Isaiah 55:1-13, Isaiah 56:1-12, John 7:37-39, 1 Corinthians 2:9
When I was a young boy, my brothers and I would listen to music as we fell asleep. To this day, I remember the resounding 1979 voice of Don Francisco singing: “Ho! If you’re thirsty, come to the water!”
I’ve always thought the zealous joy of that song was a fitting expression of our biblical call to the grace of God in Christ. God has offered us riches beyond measure, and all without price! Why would we ever turn away from the good things set before us?
And yet we do. We are quick to seek fulfillment elsewhere, even though we are urgently beckoned to receive the free riches God alone provides. How do we so quickly slide into this folly?
Today’s passage struck close to home just last week as I rose from bed on Sunday morning. In my experience, Sunday mornings are perhaps the best microcosm of the life of spiritual warfare. I have five young children, and getting everyone breakfasted, dressed, and out the door often reveals the worst side of me. I seem to heap up sins that morning, just in time to be confronted by Word and Sacrament, calling me to repentance.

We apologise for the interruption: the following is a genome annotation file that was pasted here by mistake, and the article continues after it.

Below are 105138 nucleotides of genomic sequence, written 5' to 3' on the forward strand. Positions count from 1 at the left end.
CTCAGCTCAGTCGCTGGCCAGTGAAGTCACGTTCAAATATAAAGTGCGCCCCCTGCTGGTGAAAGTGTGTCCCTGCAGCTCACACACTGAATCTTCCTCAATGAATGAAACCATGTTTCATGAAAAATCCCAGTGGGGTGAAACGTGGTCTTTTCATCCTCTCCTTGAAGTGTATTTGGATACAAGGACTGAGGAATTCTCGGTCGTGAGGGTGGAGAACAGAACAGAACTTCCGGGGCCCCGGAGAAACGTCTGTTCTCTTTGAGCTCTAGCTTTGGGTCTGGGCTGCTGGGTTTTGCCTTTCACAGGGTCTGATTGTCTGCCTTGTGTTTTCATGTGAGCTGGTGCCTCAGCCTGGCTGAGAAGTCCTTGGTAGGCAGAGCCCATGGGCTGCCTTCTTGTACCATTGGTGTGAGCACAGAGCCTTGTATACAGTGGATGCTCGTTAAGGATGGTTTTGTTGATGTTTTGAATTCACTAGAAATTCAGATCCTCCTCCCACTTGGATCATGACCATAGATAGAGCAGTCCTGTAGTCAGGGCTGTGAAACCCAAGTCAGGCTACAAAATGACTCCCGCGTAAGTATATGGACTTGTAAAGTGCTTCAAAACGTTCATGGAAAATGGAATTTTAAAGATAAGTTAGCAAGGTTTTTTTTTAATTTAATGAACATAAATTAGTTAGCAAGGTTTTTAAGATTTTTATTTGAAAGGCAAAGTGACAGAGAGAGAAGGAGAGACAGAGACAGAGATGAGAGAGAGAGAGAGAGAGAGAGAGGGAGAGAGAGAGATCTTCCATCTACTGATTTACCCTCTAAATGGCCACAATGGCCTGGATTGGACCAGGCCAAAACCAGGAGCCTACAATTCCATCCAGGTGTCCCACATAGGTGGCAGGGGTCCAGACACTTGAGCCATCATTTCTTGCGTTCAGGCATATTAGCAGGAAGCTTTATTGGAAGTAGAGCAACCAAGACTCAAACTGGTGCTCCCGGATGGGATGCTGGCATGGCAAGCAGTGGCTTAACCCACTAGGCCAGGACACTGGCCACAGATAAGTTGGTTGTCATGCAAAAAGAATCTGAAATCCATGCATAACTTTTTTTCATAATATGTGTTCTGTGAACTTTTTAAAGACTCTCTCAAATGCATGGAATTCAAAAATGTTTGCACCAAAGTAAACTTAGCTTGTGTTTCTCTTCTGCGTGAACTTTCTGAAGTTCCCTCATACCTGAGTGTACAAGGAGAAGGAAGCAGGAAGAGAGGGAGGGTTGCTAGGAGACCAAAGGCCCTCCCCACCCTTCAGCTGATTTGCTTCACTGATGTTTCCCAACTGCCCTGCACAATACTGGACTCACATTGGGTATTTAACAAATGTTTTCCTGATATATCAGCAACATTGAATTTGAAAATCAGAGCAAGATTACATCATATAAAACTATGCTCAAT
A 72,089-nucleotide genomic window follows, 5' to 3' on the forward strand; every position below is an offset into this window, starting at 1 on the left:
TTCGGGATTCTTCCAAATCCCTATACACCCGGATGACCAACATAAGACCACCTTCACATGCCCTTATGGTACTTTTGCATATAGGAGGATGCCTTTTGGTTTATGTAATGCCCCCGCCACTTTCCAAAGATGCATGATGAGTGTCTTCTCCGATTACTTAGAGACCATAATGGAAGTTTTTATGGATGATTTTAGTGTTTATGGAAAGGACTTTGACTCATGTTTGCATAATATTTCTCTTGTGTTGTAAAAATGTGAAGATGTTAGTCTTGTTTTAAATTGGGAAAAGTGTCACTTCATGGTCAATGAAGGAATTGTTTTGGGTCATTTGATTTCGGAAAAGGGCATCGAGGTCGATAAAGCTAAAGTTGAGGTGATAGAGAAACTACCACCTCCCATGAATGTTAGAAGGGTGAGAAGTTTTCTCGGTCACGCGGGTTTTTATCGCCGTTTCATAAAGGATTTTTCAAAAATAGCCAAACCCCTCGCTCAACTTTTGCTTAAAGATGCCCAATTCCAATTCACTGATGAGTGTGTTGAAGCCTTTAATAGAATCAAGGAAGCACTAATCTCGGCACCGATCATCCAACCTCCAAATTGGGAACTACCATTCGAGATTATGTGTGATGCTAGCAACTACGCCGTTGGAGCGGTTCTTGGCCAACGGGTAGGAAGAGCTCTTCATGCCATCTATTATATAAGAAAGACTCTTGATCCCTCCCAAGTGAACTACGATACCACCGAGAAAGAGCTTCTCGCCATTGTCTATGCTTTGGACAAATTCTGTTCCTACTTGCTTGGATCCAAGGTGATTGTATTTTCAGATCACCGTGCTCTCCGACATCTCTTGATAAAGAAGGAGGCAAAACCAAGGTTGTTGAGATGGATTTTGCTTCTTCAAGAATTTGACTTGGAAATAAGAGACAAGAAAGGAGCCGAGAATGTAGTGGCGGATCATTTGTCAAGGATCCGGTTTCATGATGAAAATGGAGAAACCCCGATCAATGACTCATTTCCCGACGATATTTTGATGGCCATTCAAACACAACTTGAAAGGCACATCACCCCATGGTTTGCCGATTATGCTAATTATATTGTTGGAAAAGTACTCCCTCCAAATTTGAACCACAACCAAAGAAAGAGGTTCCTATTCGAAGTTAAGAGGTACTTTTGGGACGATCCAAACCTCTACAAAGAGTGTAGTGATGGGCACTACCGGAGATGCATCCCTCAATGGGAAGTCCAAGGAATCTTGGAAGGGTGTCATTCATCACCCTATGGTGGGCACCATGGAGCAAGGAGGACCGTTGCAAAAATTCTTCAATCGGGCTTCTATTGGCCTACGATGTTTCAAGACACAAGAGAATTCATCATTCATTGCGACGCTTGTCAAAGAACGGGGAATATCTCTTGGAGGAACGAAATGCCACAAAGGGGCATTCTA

It is tempting to think that maybe a better “day of rest” would be just calling it quits for the day and lounging about in my pajamas. Isaiah 56:2 points us to this Sabbath principle: Blessing and richness and joy are found in the presence of God. We need to come into His presence because that is where we find the feast of grace, offered to us without cost.
We are called to the house of prayer so that we may be reoriented to God’s ways and not our own. His thoughts are higher. His ways are not our ways. And so we must come to Him not just once, but weekly, daily, even hourly to seek and to listen.
To seek fulfillment in any human answer is folly. God has given us abundance. The ordinary means of grace are before us—a feast of the Word and of Christ Himself. His grace is given freely, and we are called to it urgently and with resounding joy.
So come. Come without money. Come eat. Come drink. Come to the waters of the Lord.
Written by Caleb Faires